songs of the week

8 Best New Songs of the Week

Every week Vulture highlights the best new music. If the song is worthy of your ears and attention, you will find it here. Read our picks below, share yours in the comments, and subscribe to the Vulture Playlist for a comprehensive guide to the year’s best music.

Björk, “The Gate”
What’s better than Björk performing an autopsy on a murdered heart with her single best album to date? (Don’t fight me.) Björk putting back on the gloves and piecing together that which she’s so masterfully dissected. She’s said her next album, Utopia, will try to express how it feels to rewire the part of that organ that’s capable of accepting love after it’s been ripped from the body. Of course, there are no words to translate this process, and so, like many Björk songs about such alien sensations, some of the song’s lyrics are unintelligible. She instead uses the universal language of sound (here, an expansive, atmospheric, solemn piece co-produced with her muse Arca) to emote what can’t be said. But when the words do come to her, they prove to be the most challenging (and necessary) sections to have to hear: “My healed chest wound / Transformed into a gate / Where I receive love from / Where I give love from … Didn’t used to be so needy / Just more broken than normal / Proud self-sufficiency / My silhouette is oval / It is a gate.” —Dee Lockett (@Dee_Lockett)

Teen Ravine, “Hall of Horrors”
For a song called “Hall of Horrors,” this track from Teen Ravine is super-chill, but the lyric “a mirrored hall of horrors, I’m lost without you” feels like a really apt metaphor for the confusion and distortion (emotional or otherwise) that follows a separation. The song also sounds like aimless wandering, which is also just so right — and somehow so soothing. —Jordan Crucchiola (@jorcru)

Wizkid ft. Future, “Everytime”
Wizkid continues his 2017 Afrobeat takeover with a brand-new track called “Everytime,” featuring none other than Future. Mixing hints of pop, R&B, and dancehall with Wizkid’s Nigerian roots, this song is the perfect soundtrack to the last days of summer. It features production by fellow Nigerian artist Shizzi, who is also known for his work with Davido, along with New York legend Salaam Remi. Joining Wizkid’s long list of rap collaborators, Future’s melancholy, Auto-Tuned vocals may not be the best fit for this bright, poppy track, but they certainly increase its crossover appeal. —Corinna Burford (@coriburford)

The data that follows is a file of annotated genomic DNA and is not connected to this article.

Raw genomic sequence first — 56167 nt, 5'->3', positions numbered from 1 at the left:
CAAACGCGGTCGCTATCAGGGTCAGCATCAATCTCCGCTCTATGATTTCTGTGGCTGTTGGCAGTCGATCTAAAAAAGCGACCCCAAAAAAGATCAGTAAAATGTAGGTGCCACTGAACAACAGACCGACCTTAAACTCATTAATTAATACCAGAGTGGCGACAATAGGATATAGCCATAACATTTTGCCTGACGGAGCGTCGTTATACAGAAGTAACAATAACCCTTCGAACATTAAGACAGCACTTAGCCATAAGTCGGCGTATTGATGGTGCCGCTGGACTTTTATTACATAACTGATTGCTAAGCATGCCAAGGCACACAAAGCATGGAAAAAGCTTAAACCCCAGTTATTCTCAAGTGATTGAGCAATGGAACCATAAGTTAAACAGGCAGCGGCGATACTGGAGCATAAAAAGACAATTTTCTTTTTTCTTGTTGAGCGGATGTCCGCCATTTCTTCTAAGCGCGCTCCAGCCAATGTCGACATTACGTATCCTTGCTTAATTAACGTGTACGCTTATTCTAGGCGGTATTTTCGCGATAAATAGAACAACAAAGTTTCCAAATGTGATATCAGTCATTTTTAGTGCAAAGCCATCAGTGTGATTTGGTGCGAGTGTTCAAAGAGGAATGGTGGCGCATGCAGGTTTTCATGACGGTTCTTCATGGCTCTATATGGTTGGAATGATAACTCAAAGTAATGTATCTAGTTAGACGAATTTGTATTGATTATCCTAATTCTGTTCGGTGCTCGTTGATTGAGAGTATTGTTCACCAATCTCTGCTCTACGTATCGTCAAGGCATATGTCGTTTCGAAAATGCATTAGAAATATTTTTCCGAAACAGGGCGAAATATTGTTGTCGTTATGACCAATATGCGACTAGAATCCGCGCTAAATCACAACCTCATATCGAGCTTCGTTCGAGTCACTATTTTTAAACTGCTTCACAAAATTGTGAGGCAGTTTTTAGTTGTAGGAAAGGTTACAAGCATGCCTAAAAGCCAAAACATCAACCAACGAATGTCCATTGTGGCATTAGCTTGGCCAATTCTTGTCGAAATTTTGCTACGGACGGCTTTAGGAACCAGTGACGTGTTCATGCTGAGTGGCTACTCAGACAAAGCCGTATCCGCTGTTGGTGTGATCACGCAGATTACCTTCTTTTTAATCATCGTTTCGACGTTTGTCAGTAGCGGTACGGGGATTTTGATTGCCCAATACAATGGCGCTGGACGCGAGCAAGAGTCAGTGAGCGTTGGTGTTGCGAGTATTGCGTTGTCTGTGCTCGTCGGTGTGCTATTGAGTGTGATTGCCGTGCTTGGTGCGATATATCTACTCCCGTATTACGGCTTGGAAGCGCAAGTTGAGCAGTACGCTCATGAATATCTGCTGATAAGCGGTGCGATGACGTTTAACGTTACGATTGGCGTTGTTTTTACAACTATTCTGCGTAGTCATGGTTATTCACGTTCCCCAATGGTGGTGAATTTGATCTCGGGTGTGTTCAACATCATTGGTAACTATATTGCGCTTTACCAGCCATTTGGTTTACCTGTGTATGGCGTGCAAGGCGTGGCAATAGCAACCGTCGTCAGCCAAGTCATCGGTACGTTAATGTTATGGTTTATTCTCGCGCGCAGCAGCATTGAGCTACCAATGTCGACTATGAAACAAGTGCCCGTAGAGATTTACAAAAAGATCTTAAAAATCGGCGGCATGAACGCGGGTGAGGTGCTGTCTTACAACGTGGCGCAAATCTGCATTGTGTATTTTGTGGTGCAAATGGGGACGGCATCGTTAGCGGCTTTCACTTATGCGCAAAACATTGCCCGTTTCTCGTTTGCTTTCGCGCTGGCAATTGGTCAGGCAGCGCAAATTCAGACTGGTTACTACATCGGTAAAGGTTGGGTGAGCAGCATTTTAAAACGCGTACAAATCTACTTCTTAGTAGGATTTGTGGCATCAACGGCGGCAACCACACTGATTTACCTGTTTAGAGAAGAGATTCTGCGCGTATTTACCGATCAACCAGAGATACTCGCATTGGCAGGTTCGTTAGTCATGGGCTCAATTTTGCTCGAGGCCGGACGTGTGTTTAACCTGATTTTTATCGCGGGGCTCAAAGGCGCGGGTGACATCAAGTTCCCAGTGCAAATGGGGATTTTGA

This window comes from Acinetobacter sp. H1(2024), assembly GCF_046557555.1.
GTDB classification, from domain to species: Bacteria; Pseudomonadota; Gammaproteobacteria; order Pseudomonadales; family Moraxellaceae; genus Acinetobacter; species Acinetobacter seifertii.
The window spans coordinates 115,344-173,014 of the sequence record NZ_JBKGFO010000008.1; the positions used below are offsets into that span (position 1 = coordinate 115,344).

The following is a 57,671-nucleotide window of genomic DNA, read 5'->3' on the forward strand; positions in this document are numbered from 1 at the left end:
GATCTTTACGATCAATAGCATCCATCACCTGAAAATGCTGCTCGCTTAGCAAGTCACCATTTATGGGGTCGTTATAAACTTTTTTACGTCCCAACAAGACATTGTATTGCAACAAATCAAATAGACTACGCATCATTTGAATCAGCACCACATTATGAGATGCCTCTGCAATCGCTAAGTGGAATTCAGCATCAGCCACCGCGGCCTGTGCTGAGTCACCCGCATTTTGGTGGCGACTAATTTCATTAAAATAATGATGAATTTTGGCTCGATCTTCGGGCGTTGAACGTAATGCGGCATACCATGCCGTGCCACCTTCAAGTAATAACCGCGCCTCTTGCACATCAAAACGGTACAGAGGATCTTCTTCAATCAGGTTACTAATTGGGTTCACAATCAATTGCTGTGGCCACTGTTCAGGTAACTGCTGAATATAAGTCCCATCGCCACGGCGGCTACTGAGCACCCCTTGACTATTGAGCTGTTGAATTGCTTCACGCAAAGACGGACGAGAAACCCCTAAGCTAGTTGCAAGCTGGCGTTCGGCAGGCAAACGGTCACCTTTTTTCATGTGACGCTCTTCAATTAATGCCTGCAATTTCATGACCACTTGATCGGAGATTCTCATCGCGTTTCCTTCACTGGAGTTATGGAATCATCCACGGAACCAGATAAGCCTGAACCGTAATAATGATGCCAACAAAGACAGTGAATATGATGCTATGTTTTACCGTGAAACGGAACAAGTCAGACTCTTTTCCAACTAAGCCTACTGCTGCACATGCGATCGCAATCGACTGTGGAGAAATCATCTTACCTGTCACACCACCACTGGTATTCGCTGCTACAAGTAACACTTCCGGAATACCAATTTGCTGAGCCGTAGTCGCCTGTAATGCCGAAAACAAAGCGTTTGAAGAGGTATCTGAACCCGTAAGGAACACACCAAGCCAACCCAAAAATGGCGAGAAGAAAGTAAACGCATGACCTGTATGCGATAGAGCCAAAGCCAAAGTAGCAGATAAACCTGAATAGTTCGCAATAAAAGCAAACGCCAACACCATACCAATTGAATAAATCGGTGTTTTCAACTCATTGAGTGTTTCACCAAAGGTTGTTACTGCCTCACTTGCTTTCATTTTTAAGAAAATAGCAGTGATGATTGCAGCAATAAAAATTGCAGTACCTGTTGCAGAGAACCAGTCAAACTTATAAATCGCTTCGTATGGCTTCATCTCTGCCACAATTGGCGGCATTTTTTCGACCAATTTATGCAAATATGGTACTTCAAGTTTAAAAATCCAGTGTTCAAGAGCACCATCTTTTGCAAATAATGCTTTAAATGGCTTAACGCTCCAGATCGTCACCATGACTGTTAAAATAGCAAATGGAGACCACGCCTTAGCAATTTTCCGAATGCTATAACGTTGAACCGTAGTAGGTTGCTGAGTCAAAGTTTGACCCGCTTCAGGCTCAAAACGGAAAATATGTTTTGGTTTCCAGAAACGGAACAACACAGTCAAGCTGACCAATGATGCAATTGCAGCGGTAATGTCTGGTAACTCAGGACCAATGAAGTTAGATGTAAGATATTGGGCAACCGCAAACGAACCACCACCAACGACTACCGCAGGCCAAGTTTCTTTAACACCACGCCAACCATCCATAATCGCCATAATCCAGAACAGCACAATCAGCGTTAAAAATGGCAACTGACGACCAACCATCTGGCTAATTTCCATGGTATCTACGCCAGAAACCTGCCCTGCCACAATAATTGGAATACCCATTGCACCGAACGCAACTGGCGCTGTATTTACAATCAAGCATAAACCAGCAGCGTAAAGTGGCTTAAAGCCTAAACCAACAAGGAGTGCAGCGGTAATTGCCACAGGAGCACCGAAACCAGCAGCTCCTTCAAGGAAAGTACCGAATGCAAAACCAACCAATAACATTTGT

Son Little, “O Me O My”
Recalling R&B singers of the ’50s and ’60s (but especially Ray Charles, and most especially Ray’s “I Believe to My Soul”), Philadelphia singer Son Little’s powerful, self-searching lament “O Me O My” comes from his sophomore record, New Magic. The first verse “Feel the death grip fear wrap a claw around your petrified heart / Ain’t no way to make you stay, you want to run and make a brand new start on Mars” is delivered over a strikingly vintage organ, though when I first heard that line I thought of a very contemporary “Space Program.” Whether or not the reference there was intentional (there’s a reference later to Billie Holiday’s “Strange Fruit”), the wildly antique, muted cry of the choir makes this track sound like it could have been written anytime in the past 70-odd years. In this case, the vintage feel works, and it also suggests a powerful message: that making your feelings known is itself a timeless form of resistance. —Gabe Cohn (@gabescohn)

Ella Vos, “Rearrange”
I don’t know if I’m experiencing empathy SADs while the rest of the country transitions into autumn — unless there’s such thing as anti–seasonal affective disorder in L.A. — but I am really feeling some melancholy vibes lately. On “Rearrange,” Vos sings about molding herself to fit a partner, while that person doesn’t change one damn bit, and it’s all just very pretty, flowy pop music. —JC

We won’t talk about the fact that K-pop megastars felt the need to allow the Chainsmokers into their orbit on their new album. Dammit, I just did. Anyway, on to more important matters: BTS dropped an album this week and the only single you need to care about (in fairness, the Chainsmokers collab is fine), “DNA,” is absolutely not a Kendrick Lamar cover, but the sound of a boy band headed in a new direction plotted for crossover domination. I would venture to call this a pop emergency. Unlike so many of the songs that made them an international phenomenon, it’s barely rap and it moves away from trap and the plague of “trop-pop.” “DNA” recategorizes BTS by shrugging off genre entirely; it’s like acoustic(ish)-synth-house, or whatever. Definition aside, all you need to know is “DNA” is one of the better singles of the year, breaking sales records across the planet, and, if this country has any clue left, will make for the band’s biggest American break yet. —DL

San Cisco, “The Distance”
The very beginning of this song is reminiscent enough of Taylor Dayne’s “Tell It to My Heart” that I had to get over a minor spell of cognitive dissonance before I could get into it. That passes quickly, though, and “The Distance” becomes its own very nice little song. It’s a kicky jam about the possibly unbridgeable gap between two people. “If I change for you, then will you change too?” Sounds like a big gamble, but at least there’s a good soundtrack for you personal evolution. —JC

Sego, “Whatever Forever”
This song sounds like beach rock-pop and the 2000s. In other words, it sounds like it would have worked great on an episode of The O.C. and my nostalgia for those soundtrack compilations is burning bright. —JC

8 Best New Songs of the Week